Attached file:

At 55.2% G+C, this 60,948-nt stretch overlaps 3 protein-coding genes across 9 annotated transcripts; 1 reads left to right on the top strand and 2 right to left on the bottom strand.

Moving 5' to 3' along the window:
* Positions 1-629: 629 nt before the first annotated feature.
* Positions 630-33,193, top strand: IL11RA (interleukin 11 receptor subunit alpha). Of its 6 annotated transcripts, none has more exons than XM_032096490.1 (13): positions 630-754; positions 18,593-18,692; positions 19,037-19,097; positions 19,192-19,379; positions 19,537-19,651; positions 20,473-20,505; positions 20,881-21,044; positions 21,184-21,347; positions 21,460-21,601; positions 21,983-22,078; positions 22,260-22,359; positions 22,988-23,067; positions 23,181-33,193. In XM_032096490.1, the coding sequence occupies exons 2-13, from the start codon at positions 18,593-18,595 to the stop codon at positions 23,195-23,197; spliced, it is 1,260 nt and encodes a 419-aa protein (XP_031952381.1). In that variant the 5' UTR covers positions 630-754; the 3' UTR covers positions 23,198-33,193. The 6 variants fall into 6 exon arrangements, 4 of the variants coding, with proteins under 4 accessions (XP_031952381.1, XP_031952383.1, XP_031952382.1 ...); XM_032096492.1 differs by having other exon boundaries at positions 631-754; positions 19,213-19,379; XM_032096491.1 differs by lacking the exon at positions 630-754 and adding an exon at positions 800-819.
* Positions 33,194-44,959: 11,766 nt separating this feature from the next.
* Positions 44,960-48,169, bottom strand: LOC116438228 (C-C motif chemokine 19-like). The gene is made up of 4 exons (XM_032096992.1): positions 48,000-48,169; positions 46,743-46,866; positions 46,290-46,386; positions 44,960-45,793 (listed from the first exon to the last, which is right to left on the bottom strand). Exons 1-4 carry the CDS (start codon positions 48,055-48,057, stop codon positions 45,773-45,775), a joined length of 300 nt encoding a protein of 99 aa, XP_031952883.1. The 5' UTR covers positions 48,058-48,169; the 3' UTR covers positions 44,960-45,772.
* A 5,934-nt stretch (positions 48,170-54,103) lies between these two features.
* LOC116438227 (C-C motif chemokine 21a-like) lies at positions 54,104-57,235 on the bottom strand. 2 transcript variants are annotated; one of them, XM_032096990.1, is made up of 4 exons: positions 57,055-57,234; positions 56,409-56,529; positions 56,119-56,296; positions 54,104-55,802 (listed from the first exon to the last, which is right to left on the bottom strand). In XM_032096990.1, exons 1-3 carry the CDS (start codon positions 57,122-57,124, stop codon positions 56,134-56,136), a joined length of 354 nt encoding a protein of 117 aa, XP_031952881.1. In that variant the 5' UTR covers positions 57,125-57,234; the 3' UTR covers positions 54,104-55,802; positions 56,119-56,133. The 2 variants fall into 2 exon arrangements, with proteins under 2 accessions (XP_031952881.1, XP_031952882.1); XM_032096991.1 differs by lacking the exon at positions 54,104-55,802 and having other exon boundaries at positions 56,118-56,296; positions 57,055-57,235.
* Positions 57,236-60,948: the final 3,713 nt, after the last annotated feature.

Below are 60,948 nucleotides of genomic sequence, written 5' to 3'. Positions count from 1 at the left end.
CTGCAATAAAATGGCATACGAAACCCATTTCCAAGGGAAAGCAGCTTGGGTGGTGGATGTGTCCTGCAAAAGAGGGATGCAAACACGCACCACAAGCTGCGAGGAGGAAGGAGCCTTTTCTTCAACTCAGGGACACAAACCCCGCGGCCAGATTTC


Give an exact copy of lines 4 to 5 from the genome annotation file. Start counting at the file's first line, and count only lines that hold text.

* Positions 630-33,193, top strand: IL11RA (interleukin 11 receptor subunit alpha). Of its 6 annotated transcripts, none has more exons than XM_032096490.1 (13): positions 630-754; positions 18,593-18,692; positions 19,037-19,097; positions 19,192-19,379; positions 19,537-19,651; positions 20,473-20,505; positions 20,881-21,044; positions 21,184-21,347; positions 21,460-21,601; positions 21,983-22,078; positions 22,260-22,359; positions 22,988-23,067; positions 23,181-33,193. In XM_032096490.1, the coding sequence occupies exons 2-13, from the start codon at positions 18,593-18,595 to the stop codon at positions 23,195-23,197; spliced, it is 1,260 nt and encodes a 419-aa protein (XP_031952381.1). In that variant the 5' UTR covers positions 630-754; the 3' UTR covers positions 23,198-33,193. The 6 variants fall into 6 exon arrangements, 4 of the variants coding, with proteins under 4 accessions (XP_031952381.1, XP_031952383.1, XP_031952382.1 ...); XM_032096492.1 differs by having other exon boundaries at positions 631-754; positions 19,213-19,379; XM_032096491.1 differs by lacking the exon at positions 630-754 and adding an exon at positions 800-819.
* Positions 33,194-44,959: 11,766 nt separating this feature from the next.